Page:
1. The first business you get into should not be highly capital intensive.
There is nothing wrong with Starbucks or Walmart, they are a great business, but the only way you can expand is by setting up one more shop. That means ‘capital’ – lots of it. Unless you have other businesses generating money for you, its not the kind of business you should be into. Reliance and ITC can do it, coz both have huge cash cows pouring money for them.

2. This applies even more if your margins are low (as in Discount Retail).
Self-explanatory – With low margins, there won’t be enough of internal accruals to help fuel the (‘capital-intensive’) growth. The only way you can grow is by raising external funding.

3. And even more if the industry/sector is opening up.
If the business is highly capital intensive, and has low margin as well, then growth will be organic in absence of external money. Now in addition to the above two, if the sector happens to be one that is just opening up, then there are companies (well known and well established) with tons of cash who are waiting for the sector to show potential before they make the classic ‘land-grab’ move. Microsoft waits till Blackberry proved that mobile does have the kind of potential that would interest Microsoft, and now they are moving in. Here in India, Reliance and ITC are in a Microsoft-like position – lots of cash and highly agile.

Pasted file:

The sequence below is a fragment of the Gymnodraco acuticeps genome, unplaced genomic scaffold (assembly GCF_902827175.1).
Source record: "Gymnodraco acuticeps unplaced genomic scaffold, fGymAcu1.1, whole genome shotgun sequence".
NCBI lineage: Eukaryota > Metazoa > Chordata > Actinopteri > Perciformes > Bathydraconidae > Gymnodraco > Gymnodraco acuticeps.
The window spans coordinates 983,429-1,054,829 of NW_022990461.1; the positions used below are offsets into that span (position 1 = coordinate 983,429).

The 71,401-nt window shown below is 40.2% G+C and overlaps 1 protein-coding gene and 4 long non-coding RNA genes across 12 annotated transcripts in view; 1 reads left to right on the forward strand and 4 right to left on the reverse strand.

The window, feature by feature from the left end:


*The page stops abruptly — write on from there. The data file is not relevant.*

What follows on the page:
There will be exceptions. But as I said, just thoughts – not to suggest that it must not be done, but to suggest thinking before it is done.

Ok, what else? As we draw near the end of this 2 yr stint, there are a few things that I can be blatantly proud of. Three things come instantly to my mind –

1. Feel Proud of – The fact that we set sail and went ahead.
Back then it was a big step for me – to leave a nice-paying job in US and return to India. From a field I loved to an industry completely unknown to me. But as they say, the only way you learn to fly, is by leaving the ground. Two years back it felt like venturing into an unknown world – software to retail, Charlotte to Chhibramau. Today I think, it was the most important journey I have taken.

2. Feel Proud of – The brand we built.
Believe me, getting into the mind of the rural customer is a formidable challenge. If you think its easy then either you have not done it yet, or you are a superman, or a case study for the IIMs & the ISB.

If you can sell to rural customers, then cities are a breeze! Its not just easier in cities, its easier by an order of magnitude. We always felt good about this fact. We thought, “We are honing our sales skill on rural customers, while the bigger guys (Big Bazaar, Food World etc) are doing the same in cities. When we move out into the cities, it will be much easier for us, and when they move to rural towns it will be much difficult for them.” Sales people from any FMCG company will vouch for that. But we did it. By turning some well accepted norms upside down, we did it. Not surprisingly, it is the brand name we have built that we are getting the premium for in this deal. 🙂

3. Feel Proud of – Our negotiation skills.
Actually it was something we had to learn – we had no choice. Initially we managed discounts from our margins, but soon had to negotiate our way through. Today our discount are fuelled by our ability to purchase inventory at prices significantly below the market rates. Most of our competitors have often wondered ‘How can they sell so low?’ Negotiations; it has helped us sell at discount while still maintaining the same (and at times even better) margins.

Next few days, work. Then one month vacations!